Does consulting work?
Not always. As usual, there are no guarantees in life.
However, consulting is helpful and it can be spectacularly successful.
How? How could it work?
After all, since its goal is to improve the quality of the participant’s life and no consultant has direct power over the participant’s life, how could any consultant provide value to the participant?
It’s a good question. It’s good to be skeptical! (It is not, however, good to be negative.)
Whatever obstacle confronts you, you already have the way to dissolving it. However, you may not realize that.
The best consultants are educators who, like Socrates, draw out solutions from their enquiring clients.
Consulting often works best when it is based on what is often called “facilitation.” What’s that?
Since you are an adult, you have already learned that changing is difficult. It is not easy gain new skills and improve your habits, is it? It’s always risky, and will power is always in short supply.
The purpose of consulting should never be to have the participant fulfill the consultant’s agenda.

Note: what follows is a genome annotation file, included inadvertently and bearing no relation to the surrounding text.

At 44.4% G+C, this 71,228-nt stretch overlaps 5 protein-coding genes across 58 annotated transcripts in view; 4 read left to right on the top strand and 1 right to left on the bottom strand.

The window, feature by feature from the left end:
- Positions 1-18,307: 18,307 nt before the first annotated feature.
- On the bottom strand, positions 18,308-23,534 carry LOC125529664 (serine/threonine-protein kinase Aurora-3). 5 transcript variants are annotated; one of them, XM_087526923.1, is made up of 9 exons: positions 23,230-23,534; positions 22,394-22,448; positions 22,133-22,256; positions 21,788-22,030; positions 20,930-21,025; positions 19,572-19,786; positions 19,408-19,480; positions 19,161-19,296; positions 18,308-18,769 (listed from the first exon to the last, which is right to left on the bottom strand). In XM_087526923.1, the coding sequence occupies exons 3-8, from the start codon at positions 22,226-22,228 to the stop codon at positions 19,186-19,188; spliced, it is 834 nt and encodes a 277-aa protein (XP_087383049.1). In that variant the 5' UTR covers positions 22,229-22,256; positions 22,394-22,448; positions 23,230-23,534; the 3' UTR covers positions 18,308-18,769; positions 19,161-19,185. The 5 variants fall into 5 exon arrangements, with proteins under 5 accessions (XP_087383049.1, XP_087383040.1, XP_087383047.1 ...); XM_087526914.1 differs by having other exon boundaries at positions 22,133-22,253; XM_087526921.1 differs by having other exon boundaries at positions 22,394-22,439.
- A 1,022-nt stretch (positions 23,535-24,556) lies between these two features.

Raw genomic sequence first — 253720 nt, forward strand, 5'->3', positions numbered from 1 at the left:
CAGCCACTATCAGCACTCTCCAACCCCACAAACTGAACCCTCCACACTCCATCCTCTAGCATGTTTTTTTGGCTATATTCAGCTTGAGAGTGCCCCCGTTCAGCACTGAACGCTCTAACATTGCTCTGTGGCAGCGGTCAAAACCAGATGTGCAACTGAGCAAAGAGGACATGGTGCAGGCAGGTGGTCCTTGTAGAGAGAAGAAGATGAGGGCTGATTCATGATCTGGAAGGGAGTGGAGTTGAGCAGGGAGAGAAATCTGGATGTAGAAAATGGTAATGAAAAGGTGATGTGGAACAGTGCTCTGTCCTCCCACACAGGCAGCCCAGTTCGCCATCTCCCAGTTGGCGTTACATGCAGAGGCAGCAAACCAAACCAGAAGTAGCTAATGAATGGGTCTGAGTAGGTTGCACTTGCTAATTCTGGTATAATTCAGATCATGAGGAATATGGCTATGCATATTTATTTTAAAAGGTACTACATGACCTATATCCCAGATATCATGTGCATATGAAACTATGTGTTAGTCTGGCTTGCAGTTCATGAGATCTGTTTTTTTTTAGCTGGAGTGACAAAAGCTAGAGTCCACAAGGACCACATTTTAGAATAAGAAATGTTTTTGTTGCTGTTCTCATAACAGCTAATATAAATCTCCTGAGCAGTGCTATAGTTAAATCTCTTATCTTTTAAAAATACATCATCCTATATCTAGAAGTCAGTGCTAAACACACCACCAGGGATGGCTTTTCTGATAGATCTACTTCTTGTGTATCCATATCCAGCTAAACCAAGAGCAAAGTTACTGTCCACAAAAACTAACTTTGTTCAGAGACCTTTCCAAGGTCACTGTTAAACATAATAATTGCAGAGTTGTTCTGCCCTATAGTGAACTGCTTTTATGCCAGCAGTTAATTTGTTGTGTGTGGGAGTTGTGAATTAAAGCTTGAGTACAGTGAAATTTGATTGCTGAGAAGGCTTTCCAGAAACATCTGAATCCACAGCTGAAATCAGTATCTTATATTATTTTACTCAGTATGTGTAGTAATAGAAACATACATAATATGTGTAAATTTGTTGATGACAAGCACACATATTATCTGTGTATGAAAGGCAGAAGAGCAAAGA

The purpose of consulting is to enable the client to evolve to the next level more easily than would be possible without the consulting. The client’s evolution will dissolve the original obstacle, and the benefits of that should far outweigh the cost to the client.
Imagine that you want to learn how to swim. Since you don’t want to drown, is it a good idea to try to teach yourself how to swim? Is it wise to go forth into deep water alone?
A much better option is to have a friend in the water with you as you prepare to let go of the dock and venture out into deep water for the first time. An experienced friend would provide a degree of psychological comfort as well as instruction and safety.
Even though your friend cannot do your swimming for you, your friend cares about you and is there with you. An experienced friend will be able to reduce your learning curve and enable you to learn how to swim much more easily than if you had to rely on trial-and-error If your friend knows how to swim, your friend can not only be a source of support and safety, but your friend may be able to shorten your learning curve.
A hired consultant is like such a friend.
Because a good friend cares deeply about you, a good friend listens deeply to you. A good friend is nonjudgmental. A good friend is focused on helping you fulfill your agenda and not on using you to fulfill his or her agenda; in other words, a good friend, while wanting the best outcome for you, remains centered and detached.
Bad habits are easy to fall into but difficult to live with, whereas good habits are difficult to establish but easy to live with. Like a good friend, a good consultant can help you over the initial difficulty of establishing better habits.
Wouldn’t your life be immensely easier if you had improved skills and better habits?
If so, like a good, experienced friend, a skillful consultant should be able to help you help yourself.